BACKGROUND: The World Health Organisation HEALTH21 strategy has firmly placed families and family oriented services at the core of health care delivery. OBJECTIVE: In this article we argue that a fundamental reorganisation of primary health care practices in remote and rural Australia needs to be undertaken. DISCUSSION: Nurses have been shown to be equally effective and less costly than general practitioners. Family nurse practitioners should be a first point of contact, and family health nurses should be responsible for responding to problems of multiple deprivation and social exclusion in remote and rural areas. These practitioners would, in their respective areas of responsibility, identify, diagnose, refer or treat individuals, families and communities. In effect they would act as gatekeepers to health and social care services. Family health nurses would also aim to support the community in developing and sustaining the capacity to take responsibility for its own health and social care. The main obstacles to these initiatives are concerns of general practitioners and nurses, the inertia of large organisations when faced with the need to undertake radical change and the highly unionised and rule bound nature of Australian nursing.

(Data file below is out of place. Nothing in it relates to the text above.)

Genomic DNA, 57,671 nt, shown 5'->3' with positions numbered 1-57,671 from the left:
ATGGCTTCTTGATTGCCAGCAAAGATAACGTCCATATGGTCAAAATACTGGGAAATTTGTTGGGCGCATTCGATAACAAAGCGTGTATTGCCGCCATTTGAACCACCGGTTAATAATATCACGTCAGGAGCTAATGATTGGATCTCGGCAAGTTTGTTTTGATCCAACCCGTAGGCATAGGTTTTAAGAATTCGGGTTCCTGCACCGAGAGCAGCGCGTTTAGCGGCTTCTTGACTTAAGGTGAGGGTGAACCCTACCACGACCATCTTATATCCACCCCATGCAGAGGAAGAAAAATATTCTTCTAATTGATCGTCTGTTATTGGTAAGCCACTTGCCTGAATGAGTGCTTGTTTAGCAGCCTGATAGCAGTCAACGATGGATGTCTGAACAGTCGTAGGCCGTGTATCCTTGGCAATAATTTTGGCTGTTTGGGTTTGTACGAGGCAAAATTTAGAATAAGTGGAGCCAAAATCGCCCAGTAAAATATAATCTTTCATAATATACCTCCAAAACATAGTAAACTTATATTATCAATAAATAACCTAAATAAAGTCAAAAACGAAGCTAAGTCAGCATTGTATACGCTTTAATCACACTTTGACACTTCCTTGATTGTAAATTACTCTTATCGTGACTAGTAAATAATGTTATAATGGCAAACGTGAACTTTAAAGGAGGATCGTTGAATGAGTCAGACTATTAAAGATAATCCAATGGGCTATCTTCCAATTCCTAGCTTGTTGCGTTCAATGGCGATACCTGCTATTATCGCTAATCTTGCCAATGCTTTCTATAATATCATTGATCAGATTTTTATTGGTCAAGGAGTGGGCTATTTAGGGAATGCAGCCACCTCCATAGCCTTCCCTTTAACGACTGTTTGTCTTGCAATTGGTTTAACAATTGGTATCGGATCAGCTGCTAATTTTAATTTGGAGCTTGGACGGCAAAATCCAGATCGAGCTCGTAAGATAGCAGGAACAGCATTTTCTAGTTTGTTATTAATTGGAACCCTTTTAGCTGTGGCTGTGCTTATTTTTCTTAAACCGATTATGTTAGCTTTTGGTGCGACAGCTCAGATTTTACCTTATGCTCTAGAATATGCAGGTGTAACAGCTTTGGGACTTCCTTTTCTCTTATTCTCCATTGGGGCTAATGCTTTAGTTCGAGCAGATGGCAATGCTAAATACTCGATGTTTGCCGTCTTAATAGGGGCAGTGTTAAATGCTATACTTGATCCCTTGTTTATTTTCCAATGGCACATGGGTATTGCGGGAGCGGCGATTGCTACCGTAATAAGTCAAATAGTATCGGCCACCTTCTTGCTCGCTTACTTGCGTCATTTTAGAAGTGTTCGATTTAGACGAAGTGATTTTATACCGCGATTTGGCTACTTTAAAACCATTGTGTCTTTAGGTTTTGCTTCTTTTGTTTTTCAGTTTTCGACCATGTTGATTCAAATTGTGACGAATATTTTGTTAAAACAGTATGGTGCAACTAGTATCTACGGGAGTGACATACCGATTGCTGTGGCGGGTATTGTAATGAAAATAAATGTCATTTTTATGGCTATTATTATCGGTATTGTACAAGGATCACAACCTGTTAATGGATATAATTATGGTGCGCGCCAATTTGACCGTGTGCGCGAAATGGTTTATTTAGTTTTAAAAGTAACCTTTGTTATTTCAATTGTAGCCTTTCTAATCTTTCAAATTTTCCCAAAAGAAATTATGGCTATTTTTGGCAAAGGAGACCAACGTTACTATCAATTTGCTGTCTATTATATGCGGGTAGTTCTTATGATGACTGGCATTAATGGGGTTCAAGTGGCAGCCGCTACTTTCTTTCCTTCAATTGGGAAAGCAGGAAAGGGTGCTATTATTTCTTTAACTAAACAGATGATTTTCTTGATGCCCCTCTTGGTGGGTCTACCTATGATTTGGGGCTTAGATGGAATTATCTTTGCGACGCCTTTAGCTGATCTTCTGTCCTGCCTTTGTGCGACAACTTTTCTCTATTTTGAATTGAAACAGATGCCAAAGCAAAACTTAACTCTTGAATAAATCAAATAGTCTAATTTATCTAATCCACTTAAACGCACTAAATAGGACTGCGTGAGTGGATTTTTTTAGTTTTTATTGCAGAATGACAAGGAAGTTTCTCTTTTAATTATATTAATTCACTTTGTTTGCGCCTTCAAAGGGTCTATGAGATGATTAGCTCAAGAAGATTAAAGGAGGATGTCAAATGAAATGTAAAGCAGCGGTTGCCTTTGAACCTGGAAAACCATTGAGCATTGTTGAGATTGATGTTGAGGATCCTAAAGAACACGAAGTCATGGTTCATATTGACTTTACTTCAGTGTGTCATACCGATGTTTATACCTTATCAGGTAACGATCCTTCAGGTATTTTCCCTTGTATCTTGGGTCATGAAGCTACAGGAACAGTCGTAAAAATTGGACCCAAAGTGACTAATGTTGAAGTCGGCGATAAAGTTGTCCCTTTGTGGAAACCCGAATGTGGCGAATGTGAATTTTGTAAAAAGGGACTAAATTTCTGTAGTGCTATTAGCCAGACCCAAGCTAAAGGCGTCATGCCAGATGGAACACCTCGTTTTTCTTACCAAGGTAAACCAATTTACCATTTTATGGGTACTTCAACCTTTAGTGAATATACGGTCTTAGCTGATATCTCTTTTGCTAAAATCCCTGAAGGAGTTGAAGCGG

|Original language||English (US)|
|Number of pages||3|
|Journal||Australian Family Physician|
|State||Published - Sep 2003|
ASJC Scopus subject areas
- Family Practice